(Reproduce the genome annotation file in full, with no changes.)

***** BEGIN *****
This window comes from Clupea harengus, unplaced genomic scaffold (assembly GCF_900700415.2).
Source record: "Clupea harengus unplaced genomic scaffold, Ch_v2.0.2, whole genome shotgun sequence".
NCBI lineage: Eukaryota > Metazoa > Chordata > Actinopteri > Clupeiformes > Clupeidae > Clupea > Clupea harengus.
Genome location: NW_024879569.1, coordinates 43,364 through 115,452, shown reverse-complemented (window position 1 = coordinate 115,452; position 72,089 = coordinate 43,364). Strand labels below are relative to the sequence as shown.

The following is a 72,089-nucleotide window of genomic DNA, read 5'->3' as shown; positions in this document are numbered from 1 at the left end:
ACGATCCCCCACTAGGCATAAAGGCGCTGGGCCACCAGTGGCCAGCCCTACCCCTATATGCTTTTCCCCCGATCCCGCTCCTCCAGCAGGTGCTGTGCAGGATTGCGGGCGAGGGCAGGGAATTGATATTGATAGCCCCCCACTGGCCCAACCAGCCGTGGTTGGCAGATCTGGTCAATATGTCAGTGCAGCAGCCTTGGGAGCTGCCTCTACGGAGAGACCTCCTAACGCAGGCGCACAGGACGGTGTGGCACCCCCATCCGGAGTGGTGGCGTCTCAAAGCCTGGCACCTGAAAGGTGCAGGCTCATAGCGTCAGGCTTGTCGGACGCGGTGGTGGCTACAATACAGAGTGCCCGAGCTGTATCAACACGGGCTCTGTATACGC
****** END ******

This window comes from Clupea harengus, unplaced genomic scaffold (assembly GCF_900700415.2).
Source record: "Clupea harengus unplaced genomic scaffold, Ch_v2.0.2, whole genome shotgun sequence".
NCBI lineage: Eukaryota > Metazoa > Chordata > Actinopteri > Clupeiformes > Clupeidae > Clupea > Clupea harengus.
Genome location: NW_024879569.1, coordinates 43,364 through 115,452, shown reverse-complemented (window position 1 = coordinate 115,452; position 72,089 = coordinate 43,364). Strand labels below are relative to the sequence as shown.

The following is a 72,089-nucleotide window of genomic DNA, read 5'->3' as shown; positions in this document are numbered from 1 at the left end:
ACGATCCCCCACTAGGCATAAAGGCGCTGGGCCACCAGTGGCCAGCCCTACCCCTATATGCTTTTCCCCCGATCCCGCTCCTCCAGCAGGTGCTGTGCAGGATTGCGGGCGAGGGCAGGGAATTGATATTGATAGCCCCCCACTGGCCCAACCAGCCGTGGTTGGCAGATCTGGTCAATATGTCAGTGCAGCAGCCTTGGGAGCTGCCTCTACGGAGAGACCTCCTAACGCAGGCGCACAGGACGGTGTGGCACCCCCATCCGGAGTGGTGGCGTCTCAAAGCCTGGCACCTGAAAGGTGCAGGCTCATAGCGTCAGGCTTGTCGGACGCGGTGGTGGCTACAATACAGAGTGCCCGAGCTGTATCAACACGGGCTCTGTATACGC